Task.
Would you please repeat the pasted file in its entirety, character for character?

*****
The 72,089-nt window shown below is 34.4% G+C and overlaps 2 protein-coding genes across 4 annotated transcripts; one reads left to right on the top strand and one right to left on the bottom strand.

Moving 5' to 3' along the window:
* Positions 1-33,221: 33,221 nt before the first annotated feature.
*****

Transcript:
The 72,089-nt window shown below is 34.4% G+C and overlaps 2 protein-coding genes across 4 annotated transcripts; one reads left to right on the top strand and one right to left on the bottom strand.

Moving 5' to 3' along the window:
* Positions 1-33,221: 33,221 nt before the first annotated feature.